Orphan is a great stab of the nightlife of the past.
When you think of someone covering Abba, you might think the obvious choice might be “Dancing Queen”. Or perhaps “Knowing Me, Knowing You”. A lesser known choice, as it turns out for Brooklyn’s Monika Heidemann, is “The Visitors”, an early ‘80s song about political dissidents in the Soviet Union. The fourth and final song on her debut EP, Orphan, is infused with an ‘80s dance pop sensibility, rendering the song ominous and foreboding, as much as it is poppy. It turns out that “The Visitors” is the very best thing going for Orphan, which shows the former member of Xylos doing her best impression of Casio rock. All the songs here could almost pass for Gary Numan in his prime to a certain extent, and while that might be an agreeable concoction for some, there’s an overarching sense of the familiar to this material -- you all heard this 30 years ago. Still, Orphan shows that Heidemann is a promising talent, as she has a voice that can go from a low croon to a mid-range squeal.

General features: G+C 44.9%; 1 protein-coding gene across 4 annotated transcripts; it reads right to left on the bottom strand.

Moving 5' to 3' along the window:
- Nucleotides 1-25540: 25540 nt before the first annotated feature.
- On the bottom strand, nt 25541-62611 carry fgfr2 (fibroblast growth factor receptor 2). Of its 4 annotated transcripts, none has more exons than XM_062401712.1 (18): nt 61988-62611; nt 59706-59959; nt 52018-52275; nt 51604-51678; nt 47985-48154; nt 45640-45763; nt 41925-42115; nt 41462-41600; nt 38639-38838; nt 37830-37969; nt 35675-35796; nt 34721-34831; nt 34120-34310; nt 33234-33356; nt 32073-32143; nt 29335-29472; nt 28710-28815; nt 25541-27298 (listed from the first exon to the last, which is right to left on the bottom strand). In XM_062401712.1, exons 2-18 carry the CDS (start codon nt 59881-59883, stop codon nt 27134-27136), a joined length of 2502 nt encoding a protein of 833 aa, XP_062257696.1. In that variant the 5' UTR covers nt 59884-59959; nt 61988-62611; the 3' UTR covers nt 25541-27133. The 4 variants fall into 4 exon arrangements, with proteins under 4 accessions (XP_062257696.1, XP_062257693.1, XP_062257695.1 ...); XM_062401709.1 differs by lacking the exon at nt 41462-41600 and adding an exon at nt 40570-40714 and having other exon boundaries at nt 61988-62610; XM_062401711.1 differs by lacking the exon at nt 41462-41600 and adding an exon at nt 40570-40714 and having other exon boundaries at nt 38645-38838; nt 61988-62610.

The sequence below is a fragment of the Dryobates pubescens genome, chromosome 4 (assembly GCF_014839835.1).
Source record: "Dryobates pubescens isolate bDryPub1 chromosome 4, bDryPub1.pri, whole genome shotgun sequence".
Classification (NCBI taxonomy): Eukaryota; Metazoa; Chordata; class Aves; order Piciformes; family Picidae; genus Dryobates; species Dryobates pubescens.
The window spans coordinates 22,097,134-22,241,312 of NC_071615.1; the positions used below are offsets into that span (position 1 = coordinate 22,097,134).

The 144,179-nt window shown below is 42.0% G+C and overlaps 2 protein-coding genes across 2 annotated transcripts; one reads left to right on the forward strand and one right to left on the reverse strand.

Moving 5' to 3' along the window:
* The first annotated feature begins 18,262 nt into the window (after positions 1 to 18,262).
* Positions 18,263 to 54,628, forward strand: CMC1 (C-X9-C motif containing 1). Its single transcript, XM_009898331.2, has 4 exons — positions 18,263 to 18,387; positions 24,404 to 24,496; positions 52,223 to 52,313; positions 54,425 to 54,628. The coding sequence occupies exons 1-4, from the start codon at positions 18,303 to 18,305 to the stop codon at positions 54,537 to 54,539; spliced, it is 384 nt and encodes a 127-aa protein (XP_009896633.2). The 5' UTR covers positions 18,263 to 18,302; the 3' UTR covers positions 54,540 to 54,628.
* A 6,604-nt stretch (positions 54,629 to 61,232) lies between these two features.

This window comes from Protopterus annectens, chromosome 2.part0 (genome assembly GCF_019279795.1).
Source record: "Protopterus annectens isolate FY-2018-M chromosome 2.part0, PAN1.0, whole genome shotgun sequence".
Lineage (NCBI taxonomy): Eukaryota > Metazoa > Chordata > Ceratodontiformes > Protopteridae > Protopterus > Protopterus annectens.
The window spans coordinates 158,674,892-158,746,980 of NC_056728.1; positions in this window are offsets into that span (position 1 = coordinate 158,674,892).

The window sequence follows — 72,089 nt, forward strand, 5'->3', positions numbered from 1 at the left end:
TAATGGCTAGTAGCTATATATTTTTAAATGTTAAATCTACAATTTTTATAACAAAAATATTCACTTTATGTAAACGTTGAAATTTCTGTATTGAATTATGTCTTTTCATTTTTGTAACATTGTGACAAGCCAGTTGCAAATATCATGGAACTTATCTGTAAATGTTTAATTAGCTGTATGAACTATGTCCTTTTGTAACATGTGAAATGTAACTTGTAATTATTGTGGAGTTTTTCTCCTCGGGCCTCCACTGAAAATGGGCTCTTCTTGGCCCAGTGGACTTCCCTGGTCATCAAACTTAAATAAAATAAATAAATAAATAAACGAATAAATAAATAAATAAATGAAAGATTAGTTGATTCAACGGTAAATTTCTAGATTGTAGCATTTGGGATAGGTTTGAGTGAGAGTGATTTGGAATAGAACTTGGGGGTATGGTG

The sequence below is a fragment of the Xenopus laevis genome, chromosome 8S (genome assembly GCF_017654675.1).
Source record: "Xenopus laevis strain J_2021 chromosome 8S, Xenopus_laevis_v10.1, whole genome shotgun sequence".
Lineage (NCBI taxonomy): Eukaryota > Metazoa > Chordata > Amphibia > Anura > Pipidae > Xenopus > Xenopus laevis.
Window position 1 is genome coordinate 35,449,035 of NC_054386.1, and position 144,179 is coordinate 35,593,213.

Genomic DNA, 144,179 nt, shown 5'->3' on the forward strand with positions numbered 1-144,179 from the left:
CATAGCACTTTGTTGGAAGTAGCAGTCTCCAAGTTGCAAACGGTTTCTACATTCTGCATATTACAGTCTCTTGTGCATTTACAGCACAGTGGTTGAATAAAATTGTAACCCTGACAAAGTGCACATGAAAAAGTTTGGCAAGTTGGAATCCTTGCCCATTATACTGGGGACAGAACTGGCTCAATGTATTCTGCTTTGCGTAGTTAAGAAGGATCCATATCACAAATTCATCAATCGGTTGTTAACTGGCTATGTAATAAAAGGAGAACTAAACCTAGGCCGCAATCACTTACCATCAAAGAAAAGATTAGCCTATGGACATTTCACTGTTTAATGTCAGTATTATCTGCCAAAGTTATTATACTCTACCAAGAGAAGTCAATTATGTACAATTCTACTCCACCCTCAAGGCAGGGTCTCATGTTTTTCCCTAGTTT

“Swords”, the first song on the collection, is minimal at best, with new wavy synths ponging behind Heidemann’s vocals, abetted with a simplistic drum machine beat. “Well Well”, which follows, does offer a catchy keyboard melody, but otherwise, it does seem rather ordinary. “Another Life” comes closest to matching the ecstatic high of the cover of “The Visitor” with a windshield-wiper beat and keyboards that render the song closer to modern day electronica than the previous material. When it’s all said and done, the Orphan EP does offer a good time, and those who love ‘80s pop might find much to like about it. It’s just a touch on the minimal side, belying its independent origins, so it’d be interesting to see what Heidemann could do with a proper studio and recording budget. Still, Orphan is a great stab of the nightlife of the past, and if you just can’t get enough of that sound, you’ll have a fair bit to gobble up here.